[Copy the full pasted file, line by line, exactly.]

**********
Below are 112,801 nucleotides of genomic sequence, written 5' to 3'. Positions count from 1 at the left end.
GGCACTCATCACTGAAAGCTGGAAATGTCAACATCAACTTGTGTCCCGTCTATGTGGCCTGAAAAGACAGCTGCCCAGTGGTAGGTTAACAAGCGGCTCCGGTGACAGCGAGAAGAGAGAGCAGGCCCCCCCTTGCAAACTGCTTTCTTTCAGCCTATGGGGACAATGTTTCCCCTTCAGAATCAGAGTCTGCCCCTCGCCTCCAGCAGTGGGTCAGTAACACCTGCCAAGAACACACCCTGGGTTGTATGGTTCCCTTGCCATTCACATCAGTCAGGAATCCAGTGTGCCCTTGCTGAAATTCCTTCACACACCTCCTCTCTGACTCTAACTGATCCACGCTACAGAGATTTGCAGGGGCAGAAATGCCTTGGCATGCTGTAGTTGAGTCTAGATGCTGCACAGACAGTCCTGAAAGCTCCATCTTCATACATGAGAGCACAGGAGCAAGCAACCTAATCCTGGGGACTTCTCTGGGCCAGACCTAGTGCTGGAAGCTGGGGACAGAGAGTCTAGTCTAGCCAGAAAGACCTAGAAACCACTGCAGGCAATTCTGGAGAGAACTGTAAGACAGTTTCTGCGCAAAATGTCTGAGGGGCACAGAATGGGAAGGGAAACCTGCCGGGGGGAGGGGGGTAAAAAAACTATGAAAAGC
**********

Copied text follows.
Below are 112,801 nucleotides of genomic sequence, written 5' to 3'. Positions count from 1 at the left end.
GGCACTCATCACTGAAAGCTGGAAATGTCAACATCAACTTGTGTCCCGTCTATGTGGCCTGAAAAGACAGCTGCCCAGTGGTAGGTTAACAAGCGGCTCCGGTGACAGCGAGAAGAGAGAGCAGGCCCCCCCTTGCAAACTGCTTTCTTTCAGCCTATGGGGACAATGTTTCCCCTTCAGAATCAGAGTCTGCCCCTCGCCTCCAGCAGTGGGTCAGTAACACCTGCCAAGAACACACCCTGGGTTGTATGGTTCCCTTGCCATTCACATCAGTCAGGAATCCAGTGTGCCCTTGCTGAAATTCCTTCACACACCTCCTCTCTGACTCTAACTGATCCACGCTACAGAGATTTGCAGGGGCAGAAATGCCTTGGCATGCTGTAGTTGAGTCTAGATGCTGCACAGACAGTCCTGAAAGCTCCATCTTCATACATGAGAGCACAGGAGCAAGCAACCTAATCCTGGGGACTTCTCTGGGCCAGACCTAGTGCTGGAAGCTGGGGACAGAGAGTCTAGTCTAGCCAGAAAGACCTAGAAACCACTGCAGGCAATTCTGGAGAGAACTGTAAGACAGTTTCTGCGCAAAATGTCTGAGGGGCACAGAATGGGAAGGGAAACCTGCCGGGGGGAGGGGGGTAAAAAAACTATGAAAAGC